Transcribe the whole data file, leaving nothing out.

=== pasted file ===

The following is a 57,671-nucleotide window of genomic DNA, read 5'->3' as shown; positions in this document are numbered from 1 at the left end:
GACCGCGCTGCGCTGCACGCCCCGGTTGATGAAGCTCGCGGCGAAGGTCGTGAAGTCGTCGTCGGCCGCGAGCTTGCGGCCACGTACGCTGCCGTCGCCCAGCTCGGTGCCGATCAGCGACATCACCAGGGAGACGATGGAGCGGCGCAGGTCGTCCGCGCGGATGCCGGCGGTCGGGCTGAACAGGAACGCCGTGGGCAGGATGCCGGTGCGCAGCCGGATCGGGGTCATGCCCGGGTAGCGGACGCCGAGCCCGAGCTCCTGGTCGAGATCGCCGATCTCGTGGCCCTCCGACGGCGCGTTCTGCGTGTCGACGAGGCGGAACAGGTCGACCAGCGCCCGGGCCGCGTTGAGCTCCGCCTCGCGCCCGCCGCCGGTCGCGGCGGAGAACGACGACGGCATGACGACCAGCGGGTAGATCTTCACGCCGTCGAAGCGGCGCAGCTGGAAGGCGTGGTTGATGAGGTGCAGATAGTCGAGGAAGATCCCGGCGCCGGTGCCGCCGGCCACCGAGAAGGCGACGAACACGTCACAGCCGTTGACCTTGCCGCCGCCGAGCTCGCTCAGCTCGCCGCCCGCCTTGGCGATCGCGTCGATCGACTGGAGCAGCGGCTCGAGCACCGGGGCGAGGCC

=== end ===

The following is a 57,671-nucleotide window of genomic DNA, read 5'->3' as shown; positions in this document are numbered from 1 at the left end:
GACCGCGCTGCGCTGCACGCCCCGGTTGATGAAGCTCGCGGCGAAGGTCGTGAAGTCGTCGTCGGCCGCGAGCTTGCGGCCACGTACGCTGCCGTCGCCCAGCTCGGTGCCGATCAGCGACATCACCAGGGAGACGATGGAGCGGCGCAGGTCGTCCGCGCGGATGCCGGCGGTCGGGCTGAACAGGAACGCCGTGGGCAGGATGCCGGTGCGCAGCCGGATCGGGGTCATGCCCGGGTAGCGGACGCCGAGCCCGAGCTCCTGGTCGAGATCGCCGATCTCGTGGCCCTCCGACGGCGCGTTCTGCGTGTCGACGAGGCGGAACAGGTCGACCAGCGCCCGGGCCGCGTTGAGCTCCGCCTCGCGCCCGCCGCCGGTCGCGGCGGAGAACGACGACGGCATGACGACCAGCGGGTAGATCTTCACGCCGTCGAAGCGGCGCAGCTGGAAGGCGTGGTTGATGAGGTGCAGATAGTCGAGGAAGATCCCGGCGCCGGTGCCGCCGGCCACCGAGAAGGCGACGAACACGTCACAGCCGTTGACCTTGCCGCCGCCGAGCTCGCTCAGCTCGCCGCCCGCCTTGGCGATCGCGTCGATCGACTGGAGCAGCGGCTCGAGCACCGGGGCGAGGCC